Data From 1.23 Million Patients Confirms Warfarin Increases Mortality in Trauma Patients

Reed Miller

October 20, 2009

October 20, 2009 (Chicago, Illinois) — Surgeons' suspicion that warfarin (Coumadin, Bristol-Myers Squibb) significantly increases the mortality risk of traumatic injuries in both elderly and younger patients has been confirmed by a large retrospective cohort study [1].

Dr Lesly Dossett (Vanderbilt University, Nashville, TN) and colleagues from Vanderbilt and the University of Texas Health Science Center, in Houston, reviewed about two million records taken between 2002 and 2007 at 770 US centers in the National Trauma Databank maintained by the American College of Surgeons. The researchers found 1.23 million records from 402 centers, including about 36 000 from warfarin users, with sufficient information on comorbidities to analyze the link between mortality rates and warfarin therapy.

Dossett presented the findings October 15 at the American College of Surgeons 2009 Clinical Congress.

The study confirmed the researchers' anecdotal impression that the prevalence of patients on warfarin among trauma patients is increasing, especially among older patients. In 2002, 2.3% of all patients in the database were on warfarin vs 4% in 2007. The fraction of trauma patients over 65 taking warfarin grew from 7.3% to 12.8% during that period.

Warfarin Adds More Risk in Younger Patients

Adjusted for gender, age, race, injury severity, treatment center, and other comorbidities, the mortality risk ratio for warfarin vs no warfarin was 1.72 overall and 1.38 for patients over 65.

Dossett highlighted the impact of warfarin on traumatic-brain-injury (TBI) patients. The unadjusted mortality rates for TBI patients were 64% for patients on warfarin and 43% for patients not taking warfarin. The adjusted risk ratio associated with warfarin in TBI patients was 1.26 overall and 1.46 in patients under 65.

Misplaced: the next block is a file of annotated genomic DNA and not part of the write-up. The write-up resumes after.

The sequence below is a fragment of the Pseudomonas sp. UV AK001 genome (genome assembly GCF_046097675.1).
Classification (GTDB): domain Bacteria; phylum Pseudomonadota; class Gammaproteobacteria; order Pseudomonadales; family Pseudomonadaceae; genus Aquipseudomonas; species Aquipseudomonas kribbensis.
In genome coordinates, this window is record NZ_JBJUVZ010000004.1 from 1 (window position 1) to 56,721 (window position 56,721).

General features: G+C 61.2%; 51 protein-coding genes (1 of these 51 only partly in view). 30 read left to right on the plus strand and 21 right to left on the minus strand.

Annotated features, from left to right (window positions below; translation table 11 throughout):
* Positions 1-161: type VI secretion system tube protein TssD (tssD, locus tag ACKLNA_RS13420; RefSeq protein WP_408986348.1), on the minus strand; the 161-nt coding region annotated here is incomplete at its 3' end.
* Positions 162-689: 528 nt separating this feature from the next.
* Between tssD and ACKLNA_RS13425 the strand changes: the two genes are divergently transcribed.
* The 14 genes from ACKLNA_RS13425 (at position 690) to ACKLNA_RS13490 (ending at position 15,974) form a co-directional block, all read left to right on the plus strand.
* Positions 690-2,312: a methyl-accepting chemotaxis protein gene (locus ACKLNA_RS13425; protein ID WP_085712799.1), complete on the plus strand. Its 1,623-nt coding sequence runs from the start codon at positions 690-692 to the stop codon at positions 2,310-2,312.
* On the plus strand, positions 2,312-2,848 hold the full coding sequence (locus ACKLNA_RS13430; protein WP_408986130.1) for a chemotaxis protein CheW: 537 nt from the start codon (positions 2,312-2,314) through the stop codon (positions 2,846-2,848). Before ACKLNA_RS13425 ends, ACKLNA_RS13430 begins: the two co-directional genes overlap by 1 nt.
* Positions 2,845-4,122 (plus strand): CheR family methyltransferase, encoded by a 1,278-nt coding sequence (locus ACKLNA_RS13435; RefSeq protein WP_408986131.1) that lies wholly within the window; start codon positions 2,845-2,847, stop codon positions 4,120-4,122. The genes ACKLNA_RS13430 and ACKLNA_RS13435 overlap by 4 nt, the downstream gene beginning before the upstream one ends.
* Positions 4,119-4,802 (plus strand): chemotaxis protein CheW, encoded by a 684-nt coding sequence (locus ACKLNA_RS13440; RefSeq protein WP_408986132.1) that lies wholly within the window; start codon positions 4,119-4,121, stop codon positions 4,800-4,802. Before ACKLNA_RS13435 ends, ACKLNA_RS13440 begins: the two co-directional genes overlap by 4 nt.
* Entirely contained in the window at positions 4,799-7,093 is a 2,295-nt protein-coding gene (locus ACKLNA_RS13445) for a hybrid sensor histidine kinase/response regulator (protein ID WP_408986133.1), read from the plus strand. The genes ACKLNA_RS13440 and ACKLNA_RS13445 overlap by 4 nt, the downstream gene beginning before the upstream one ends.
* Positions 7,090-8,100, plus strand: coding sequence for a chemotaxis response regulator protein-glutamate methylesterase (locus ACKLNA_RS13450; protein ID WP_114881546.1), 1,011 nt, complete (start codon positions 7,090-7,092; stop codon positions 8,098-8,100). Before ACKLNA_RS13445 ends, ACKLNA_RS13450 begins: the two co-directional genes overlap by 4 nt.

Warfarin therapy carries more risk for patients under 65. "It seems counterintuitive, but if you're older and have an accident such as a head injury, then you have a very high risk of dying regardless of whether or not you're on warfarin. If you're younger and don't have other [comorbidities], you generally can survive trauma, so that's where warfarin can have even a bigger effect," Dossett told heartwire .

The overall unadjusted mortality rate for traumatic injuries in the study was 9.8% for patients on warfarin and 4.8% for patients not on warfarin. The overall mortality risk ratio associated with warfarin was 1.51 for patients under 65 and 1.41 for older patients.

Dossett said that the overall unadjusted risk ratio is an important finding. "As a trauma surgeon, that's a useful number to know, because instead of having to calculate in my head and combine all of these risk factors, I can know that if they're on Coumadin, that's in and of itself a marker of a number of risk factors that doubles somebody's mortality.

"For people who prescribe warfarin, this is important information to add to the overall risk profile of that drug. [For example,] we see people who had a [deep vein thrombosis] three or four years ago, and there's probably no evidence to guide therapy for that long of a period," Dossett said.

What's the Best Way to Reverse Anticoagulation?

There has yet to be a study rigorously comparing the most common therapies for reversing the effects of anticoagulants in trauma patients, such as vitamin K, factor VII, or fresh-frozen plasma infusions, Dossett said. There is some literature showing that patients have better outcomes if the treating center follows a standard protocol for managing coagulopathy, but there is little information available to show which protocols work best, she said. So this research group's next major project will be to survey trauma centers and providers to find out how they are currently managing patients on anticoagulants, Dossett said.

"I think most centers probably don't have protocols for correcting coagulopathy. It's usually just up to the individual surgeon on call," she said. "We're planning on surveying trauma centers and providers to figure out, number one, do they have a protocol or not, and number two, what are the various methods that they use and what are the biases about those methods?"